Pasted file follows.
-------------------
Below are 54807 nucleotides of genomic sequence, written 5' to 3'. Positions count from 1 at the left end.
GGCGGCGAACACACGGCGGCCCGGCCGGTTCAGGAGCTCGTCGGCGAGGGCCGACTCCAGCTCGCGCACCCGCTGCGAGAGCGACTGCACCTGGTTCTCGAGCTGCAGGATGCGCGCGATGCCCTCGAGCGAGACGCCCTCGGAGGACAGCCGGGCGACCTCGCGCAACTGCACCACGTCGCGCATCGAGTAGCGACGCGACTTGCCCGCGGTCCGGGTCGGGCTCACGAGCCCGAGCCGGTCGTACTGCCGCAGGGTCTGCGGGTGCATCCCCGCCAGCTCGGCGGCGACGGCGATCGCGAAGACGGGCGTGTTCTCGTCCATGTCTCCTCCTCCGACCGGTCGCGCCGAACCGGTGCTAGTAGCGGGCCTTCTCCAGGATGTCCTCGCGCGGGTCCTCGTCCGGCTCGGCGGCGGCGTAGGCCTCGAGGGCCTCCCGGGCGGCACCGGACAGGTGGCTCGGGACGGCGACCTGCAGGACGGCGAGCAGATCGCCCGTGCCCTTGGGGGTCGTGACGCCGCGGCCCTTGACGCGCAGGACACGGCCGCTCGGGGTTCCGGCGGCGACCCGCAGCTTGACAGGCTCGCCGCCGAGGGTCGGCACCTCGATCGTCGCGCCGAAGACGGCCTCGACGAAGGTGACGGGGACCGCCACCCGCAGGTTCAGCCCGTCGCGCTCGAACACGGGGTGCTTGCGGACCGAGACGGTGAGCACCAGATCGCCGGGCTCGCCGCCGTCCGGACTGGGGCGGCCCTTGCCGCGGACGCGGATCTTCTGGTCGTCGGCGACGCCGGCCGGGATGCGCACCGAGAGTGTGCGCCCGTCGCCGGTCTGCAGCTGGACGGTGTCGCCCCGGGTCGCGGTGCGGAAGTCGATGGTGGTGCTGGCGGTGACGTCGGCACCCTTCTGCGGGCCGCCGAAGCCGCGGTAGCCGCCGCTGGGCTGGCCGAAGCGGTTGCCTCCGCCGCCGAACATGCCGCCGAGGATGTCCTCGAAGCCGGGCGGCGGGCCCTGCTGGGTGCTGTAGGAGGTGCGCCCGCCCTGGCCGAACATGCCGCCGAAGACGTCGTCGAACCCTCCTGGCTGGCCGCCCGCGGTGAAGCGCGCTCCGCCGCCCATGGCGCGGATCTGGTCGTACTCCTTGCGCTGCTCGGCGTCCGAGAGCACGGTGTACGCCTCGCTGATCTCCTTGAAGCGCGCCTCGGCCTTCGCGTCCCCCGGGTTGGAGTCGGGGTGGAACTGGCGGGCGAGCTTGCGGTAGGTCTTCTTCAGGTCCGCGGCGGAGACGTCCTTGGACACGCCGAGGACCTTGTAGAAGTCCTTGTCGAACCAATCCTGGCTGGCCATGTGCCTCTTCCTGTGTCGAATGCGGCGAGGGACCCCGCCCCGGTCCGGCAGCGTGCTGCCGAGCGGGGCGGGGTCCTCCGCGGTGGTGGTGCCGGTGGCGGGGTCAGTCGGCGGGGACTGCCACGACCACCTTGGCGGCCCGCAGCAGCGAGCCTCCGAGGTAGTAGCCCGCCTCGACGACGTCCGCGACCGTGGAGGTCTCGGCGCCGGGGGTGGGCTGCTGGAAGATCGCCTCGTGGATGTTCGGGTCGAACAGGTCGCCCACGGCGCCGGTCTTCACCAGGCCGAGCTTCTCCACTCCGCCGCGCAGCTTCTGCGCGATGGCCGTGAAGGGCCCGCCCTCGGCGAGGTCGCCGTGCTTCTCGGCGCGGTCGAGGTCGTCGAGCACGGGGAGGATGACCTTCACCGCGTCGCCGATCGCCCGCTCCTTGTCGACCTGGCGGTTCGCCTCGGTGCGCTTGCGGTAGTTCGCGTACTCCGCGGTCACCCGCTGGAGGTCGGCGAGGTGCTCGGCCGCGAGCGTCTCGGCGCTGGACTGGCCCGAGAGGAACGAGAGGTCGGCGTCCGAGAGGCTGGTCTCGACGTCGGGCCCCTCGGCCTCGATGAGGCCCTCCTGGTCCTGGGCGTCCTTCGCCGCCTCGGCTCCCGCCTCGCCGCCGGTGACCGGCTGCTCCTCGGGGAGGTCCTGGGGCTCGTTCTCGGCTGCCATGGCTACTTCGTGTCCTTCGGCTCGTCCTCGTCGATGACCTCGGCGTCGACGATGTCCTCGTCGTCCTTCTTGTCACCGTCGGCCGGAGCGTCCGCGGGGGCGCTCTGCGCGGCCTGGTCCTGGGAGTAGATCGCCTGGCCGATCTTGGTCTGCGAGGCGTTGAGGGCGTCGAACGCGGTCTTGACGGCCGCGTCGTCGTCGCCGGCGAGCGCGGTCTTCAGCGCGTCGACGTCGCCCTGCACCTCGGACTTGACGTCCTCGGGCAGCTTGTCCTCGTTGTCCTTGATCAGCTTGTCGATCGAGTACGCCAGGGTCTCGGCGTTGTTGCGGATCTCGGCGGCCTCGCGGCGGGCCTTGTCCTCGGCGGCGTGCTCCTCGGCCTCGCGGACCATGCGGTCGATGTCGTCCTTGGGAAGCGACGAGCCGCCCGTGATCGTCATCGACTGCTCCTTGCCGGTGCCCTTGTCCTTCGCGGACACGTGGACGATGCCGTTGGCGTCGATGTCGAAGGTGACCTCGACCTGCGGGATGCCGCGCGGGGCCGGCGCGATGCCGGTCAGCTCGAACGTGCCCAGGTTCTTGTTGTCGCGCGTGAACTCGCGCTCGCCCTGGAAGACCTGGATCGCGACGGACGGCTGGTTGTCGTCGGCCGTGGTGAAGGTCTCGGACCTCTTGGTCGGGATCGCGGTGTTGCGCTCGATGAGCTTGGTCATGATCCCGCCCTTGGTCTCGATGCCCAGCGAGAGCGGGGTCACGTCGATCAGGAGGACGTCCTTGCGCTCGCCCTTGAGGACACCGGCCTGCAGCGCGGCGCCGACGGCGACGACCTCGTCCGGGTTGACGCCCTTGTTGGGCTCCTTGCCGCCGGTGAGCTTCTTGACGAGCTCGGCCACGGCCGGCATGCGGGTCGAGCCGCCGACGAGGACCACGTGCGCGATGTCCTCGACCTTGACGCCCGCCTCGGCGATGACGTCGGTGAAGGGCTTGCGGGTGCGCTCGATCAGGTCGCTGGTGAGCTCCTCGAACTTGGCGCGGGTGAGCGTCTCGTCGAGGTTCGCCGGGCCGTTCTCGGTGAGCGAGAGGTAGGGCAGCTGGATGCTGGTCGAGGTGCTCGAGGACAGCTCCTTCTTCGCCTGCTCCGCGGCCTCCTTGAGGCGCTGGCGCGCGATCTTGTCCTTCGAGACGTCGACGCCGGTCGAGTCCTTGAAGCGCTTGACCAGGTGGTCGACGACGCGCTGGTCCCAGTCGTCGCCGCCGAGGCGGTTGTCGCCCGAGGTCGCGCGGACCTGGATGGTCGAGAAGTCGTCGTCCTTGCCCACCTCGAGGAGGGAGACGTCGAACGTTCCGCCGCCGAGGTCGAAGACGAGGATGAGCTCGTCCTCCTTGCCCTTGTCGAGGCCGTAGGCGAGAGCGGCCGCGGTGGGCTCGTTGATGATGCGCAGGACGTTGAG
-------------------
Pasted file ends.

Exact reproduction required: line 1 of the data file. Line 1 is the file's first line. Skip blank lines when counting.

Below are 54807 nucleotides of genomic sequence, written 5' to 3'. Positions count from 1 at the left end.